Operation Sandblast was the code name for the first submerged circumnavigation of the world, executed by the United States Navy nuclear-powered radar picket submarine USS Triton (SSRN-586) in 1960 under the command of Captain Edward L. Beach Jr.. The New York Times described Triton's submerged circumnavigation of the Earth as "a triumph of human prowess and engineering skill, a feat which the United States Navy can rank as one of its bright victories in man's ultimate conquest of the seas."The circumnavigation took place between 24 February and 25 April 1960, covering 26,723 nautical miles (49,491 km; 30,752 mi) over 60 days and 21 hours. The route began and ended at the St. Peter and Paul Rocks in the middle of the Atlantic Ocean near the Equator. During the voyage, Triton crossed the Equator four times while maintaining an average speed of 18 knots (33 km/h; 21 mph). Triton's overall navigational track during Operation Sandblast generally followed that of the first circumnavigation of the world led by Portuguese explorer Ferdinand Magellan from 1519 to 1522.

The initial impetus for Operation Sandblast was to increase American technological and scientific prestige before the May 1960 Paris Summit between President Dwight D. Eisenhower and Soviet Premier Nikita Khrushchev. It also provided a high-profile public demonstration of the capability of U.S. Navy nuclear-powered submarines to carry out long-range submerged operations independent of external support and undetected by hostile forces, presaging the initial deployment of the Navy's Polaris ballistic missile submarines later in 1960. Finally, Operation Sandblast gathered extensive oceanographic, hydrographic, gravimetric, geophysical, and psychological data during Triton's circumnavigation.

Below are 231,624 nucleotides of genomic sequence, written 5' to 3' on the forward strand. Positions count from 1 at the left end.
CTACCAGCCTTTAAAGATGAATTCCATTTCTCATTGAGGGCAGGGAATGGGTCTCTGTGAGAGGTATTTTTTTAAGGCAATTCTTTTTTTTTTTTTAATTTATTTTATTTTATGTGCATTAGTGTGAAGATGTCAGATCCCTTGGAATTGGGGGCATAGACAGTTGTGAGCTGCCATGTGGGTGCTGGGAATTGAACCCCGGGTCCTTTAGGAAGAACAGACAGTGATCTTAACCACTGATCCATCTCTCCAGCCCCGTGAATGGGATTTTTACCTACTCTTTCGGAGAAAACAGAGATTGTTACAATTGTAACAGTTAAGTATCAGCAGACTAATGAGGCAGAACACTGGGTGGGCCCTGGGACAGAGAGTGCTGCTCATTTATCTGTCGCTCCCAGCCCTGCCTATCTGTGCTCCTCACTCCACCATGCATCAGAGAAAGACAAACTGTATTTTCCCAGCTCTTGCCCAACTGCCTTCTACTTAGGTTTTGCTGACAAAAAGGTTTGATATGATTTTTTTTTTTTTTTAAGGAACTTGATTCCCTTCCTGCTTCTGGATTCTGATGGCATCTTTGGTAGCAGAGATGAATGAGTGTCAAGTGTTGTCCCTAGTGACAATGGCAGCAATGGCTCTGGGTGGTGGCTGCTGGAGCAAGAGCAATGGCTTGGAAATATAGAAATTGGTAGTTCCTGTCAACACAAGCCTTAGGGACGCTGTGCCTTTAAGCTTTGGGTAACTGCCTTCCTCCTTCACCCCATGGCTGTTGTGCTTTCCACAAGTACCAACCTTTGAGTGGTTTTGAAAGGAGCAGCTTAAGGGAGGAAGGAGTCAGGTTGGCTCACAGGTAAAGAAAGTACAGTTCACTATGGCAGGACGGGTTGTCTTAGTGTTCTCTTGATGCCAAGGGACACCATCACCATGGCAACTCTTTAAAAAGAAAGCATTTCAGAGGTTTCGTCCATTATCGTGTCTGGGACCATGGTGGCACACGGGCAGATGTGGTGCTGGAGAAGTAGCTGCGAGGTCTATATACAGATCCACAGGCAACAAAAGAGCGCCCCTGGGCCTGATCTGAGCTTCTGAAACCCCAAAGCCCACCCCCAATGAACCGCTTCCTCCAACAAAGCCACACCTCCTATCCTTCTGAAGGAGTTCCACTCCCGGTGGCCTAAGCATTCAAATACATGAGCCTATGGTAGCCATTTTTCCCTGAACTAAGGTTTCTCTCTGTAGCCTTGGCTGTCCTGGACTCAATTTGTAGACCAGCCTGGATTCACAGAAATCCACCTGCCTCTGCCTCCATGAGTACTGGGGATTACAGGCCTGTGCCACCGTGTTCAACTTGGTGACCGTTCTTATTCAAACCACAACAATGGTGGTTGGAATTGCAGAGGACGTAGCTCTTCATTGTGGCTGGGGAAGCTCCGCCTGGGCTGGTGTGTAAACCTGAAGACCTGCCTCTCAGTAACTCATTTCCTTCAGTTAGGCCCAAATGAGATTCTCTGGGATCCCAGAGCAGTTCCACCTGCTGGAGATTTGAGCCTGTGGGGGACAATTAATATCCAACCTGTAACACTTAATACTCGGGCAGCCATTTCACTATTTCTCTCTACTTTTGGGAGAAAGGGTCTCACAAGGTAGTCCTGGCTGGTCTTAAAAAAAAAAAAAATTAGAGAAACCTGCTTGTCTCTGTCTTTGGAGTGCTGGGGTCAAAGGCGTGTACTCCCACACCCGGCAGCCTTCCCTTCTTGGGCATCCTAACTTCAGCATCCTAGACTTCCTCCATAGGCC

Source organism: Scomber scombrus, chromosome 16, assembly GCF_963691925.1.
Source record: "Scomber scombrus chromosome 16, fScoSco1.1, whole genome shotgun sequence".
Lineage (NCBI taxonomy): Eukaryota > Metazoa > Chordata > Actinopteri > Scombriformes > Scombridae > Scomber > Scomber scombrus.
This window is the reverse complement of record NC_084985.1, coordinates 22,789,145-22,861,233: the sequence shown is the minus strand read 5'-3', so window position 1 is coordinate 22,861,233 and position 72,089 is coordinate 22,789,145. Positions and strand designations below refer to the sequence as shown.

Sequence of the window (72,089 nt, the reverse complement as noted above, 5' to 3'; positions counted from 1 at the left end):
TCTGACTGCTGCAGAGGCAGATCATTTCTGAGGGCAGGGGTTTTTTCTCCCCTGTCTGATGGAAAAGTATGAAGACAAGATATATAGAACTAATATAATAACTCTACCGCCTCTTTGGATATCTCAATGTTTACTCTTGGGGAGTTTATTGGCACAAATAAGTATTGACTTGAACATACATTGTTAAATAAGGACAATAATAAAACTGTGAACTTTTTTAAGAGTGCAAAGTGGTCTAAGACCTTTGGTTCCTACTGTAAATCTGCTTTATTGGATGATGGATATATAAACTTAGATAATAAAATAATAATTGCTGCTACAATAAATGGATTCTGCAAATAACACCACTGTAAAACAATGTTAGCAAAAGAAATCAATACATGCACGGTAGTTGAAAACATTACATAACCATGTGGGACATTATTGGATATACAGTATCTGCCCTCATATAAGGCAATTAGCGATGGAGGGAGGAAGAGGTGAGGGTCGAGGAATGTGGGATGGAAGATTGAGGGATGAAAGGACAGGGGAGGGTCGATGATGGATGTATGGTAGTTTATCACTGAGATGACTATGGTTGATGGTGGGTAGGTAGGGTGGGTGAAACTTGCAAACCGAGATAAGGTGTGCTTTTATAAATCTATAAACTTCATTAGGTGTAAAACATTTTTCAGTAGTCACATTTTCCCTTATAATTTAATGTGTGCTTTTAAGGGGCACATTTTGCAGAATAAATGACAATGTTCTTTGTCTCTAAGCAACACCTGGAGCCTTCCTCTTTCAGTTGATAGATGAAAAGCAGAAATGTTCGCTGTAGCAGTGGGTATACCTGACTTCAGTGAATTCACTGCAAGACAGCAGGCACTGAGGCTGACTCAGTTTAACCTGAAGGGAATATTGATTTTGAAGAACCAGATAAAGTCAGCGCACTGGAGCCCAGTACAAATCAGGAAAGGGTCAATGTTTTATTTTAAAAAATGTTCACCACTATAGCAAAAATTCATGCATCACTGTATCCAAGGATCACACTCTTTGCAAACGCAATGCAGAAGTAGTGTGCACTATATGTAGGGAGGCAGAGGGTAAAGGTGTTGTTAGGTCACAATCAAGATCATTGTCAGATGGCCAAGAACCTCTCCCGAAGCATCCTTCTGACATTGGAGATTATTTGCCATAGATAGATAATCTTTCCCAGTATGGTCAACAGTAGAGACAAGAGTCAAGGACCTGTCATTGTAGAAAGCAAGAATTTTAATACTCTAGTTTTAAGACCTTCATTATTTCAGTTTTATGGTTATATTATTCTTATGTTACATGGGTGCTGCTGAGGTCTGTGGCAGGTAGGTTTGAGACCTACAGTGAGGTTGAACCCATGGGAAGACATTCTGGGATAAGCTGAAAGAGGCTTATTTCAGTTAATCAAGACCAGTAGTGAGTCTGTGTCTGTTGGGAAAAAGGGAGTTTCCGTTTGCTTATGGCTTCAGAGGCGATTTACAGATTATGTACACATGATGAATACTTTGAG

Official celebrations were cancelled for Operation Sandblast following the diplomatic furor arising from the 1960 U-2 incident in which a U-2 spy plane was shot down over the Soviet Union in early May. However, Triton did receive the Presidential Unit Citation with a special clasp in the form of a golden replica of the globe in recognition of the successful completion of its mission, and Captain Beach received the Legion of Merit for his role as Triton's commanding officer. In 1961, Beach received the Magellanic Premium from the American Philosophical Society, the United States' oldest and most prestigious scientific award in "recognition of his navigation of the U.S. submarine Triton around the globe."